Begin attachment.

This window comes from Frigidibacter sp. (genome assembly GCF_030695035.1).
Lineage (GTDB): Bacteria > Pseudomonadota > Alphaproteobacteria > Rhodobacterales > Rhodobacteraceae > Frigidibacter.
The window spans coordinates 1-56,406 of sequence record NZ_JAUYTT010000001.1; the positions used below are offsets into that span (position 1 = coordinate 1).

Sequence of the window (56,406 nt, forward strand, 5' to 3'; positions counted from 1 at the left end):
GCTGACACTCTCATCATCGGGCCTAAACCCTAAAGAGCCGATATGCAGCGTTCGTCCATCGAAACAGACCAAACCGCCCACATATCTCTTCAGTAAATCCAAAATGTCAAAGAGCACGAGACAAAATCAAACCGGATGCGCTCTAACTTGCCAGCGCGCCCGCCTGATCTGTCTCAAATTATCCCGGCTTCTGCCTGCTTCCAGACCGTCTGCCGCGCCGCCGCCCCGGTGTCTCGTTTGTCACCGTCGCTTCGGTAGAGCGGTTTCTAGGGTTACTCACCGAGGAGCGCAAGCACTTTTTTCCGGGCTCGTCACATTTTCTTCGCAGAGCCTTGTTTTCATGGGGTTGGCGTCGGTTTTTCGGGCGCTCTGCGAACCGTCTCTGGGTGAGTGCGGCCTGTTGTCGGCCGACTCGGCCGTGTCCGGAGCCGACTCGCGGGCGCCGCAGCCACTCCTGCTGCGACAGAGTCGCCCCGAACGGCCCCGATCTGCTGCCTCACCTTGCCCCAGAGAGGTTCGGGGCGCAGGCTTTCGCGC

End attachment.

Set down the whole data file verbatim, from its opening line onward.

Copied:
This window comes from Frigidibacter sp. (genome assembly GCF_030695035.1).
Lineage (GTDB): Bacteria > Pseudomonadota > Alphaproteobacteria > Rhodobacterales > Rhodobacteraceae > Frigidibacter.
The window spans coordinates 1-56,406 of sequence record NZ_JAUYTT010000001.1; the positions used below are offsets into that span (position 1 = coordinate 1).

Sequence of the window (56,406 nt, forward strand, 5' to 3'; positions counted from 1 at the left end):
GCTGACACTCTCATCATCGGGCCTAAACCCTAAAGAGCCGATATGCAGCGTTCGTCCATCGAAACAGACCAAACCGCCCACATATCTCTTCAGTAAATCCAAAATGTCAAAGAGCACGAGACAAAATCAAACCGGATGCGCTCTAACTTGCCAGCGCGCCCGCCTGATCTGTCTCAAATTATCCCGGCTTCTGCCTGCTTCCAGACCGTCTGCCGCGCCGCCGCCCCGGTGTCTCGTTTGTCACCGTCGCTTCGGTAGAGCGGTTTCTAGGGTTACTCACCGAGGAGCGCAAGCACTTTTTTCCGGGCTCGTCACATTTTCTTCGCAGAGCCTTGTTTTCATGGGGTTGGCGTCGGTTTTTCGGGCGCTCTGCGAACCGTCTCTGGGTGAGTGCGGCCTGTTGTCGGCCGACTCGGCCGTGTCCGGAGCCGACTCGCGGGCGCCGCAGCCACTCCTGCTGCGACAGAGTCGCCCCGAACGGCCCCGATCTGCTGCCTCACCTTGCCCCAGAGAGGTTCGGGGCGCAGGCTTTCGCGC